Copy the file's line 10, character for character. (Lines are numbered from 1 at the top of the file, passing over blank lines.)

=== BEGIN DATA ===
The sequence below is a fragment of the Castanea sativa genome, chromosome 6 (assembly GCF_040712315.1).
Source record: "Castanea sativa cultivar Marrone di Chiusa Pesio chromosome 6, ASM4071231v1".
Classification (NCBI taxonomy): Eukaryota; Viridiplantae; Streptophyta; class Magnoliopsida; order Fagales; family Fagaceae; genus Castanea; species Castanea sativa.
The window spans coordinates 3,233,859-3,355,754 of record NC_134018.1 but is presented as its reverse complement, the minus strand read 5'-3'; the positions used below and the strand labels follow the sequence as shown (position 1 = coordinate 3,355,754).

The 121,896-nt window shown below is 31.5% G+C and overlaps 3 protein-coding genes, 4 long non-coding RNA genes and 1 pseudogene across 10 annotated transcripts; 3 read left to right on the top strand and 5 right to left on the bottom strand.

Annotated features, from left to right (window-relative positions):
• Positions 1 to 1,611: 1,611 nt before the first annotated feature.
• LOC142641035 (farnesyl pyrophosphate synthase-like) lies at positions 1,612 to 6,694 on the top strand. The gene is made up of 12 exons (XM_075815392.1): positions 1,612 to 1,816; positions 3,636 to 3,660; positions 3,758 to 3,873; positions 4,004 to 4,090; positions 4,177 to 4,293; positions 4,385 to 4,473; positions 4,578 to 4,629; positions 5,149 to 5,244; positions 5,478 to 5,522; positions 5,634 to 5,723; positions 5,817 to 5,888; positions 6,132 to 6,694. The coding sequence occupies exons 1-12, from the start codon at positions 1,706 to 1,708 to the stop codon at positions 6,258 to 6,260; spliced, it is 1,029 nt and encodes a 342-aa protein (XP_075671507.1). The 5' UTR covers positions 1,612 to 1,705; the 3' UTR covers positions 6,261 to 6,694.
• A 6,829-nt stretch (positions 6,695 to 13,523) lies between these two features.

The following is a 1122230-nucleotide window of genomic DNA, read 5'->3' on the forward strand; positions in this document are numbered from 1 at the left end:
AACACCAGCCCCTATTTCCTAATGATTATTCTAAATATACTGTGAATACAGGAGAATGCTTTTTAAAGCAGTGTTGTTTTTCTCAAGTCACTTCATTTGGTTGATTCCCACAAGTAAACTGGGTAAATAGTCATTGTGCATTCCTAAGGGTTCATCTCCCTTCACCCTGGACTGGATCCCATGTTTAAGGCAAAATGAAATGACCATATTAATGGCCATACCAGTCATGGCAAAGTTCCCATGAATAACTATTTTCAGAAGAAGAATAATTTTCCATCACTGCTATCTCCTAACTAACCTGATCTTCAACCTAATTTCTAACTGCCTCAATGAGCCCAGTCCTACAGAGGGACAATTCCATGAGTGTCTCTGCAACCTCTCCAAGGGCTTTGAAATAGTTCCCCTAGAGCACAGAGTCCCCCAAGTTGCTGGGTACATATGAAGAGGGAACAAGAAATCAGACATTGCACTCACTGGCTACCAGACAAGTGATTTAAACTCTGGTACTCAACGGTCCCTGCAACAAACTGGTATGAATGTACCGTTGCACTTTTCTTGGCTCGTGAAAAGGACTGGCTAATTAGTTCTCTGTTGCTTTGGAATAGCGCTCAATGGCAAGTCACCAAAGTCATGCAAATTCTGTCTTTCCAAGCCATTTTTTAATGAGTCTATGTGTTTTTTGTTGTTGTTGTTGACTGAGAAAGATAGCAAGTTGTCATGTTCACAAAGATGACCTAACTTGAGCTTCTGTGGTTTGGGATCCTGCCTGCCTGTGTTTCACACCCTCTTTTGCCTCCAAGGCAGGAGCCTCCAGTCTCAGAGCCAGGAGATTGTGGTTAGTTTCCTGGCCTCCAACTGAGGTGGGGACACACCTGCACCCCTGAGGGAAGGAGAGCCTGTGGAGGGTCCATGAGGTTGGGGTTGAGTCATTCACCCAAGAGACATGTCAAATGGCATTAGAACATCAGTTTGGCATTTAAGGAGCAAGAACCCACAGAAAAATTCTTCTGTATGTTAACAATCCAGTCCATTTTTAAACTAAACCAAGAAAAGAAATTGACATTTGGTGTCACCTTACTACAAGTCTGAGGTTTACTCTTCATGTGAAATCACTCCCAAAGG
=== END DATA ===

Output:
The following is a 1122230-nucleotide window of genomic DNA, read 5'->3' on the forward strand; positions in this document are numbered from 1 at the left end: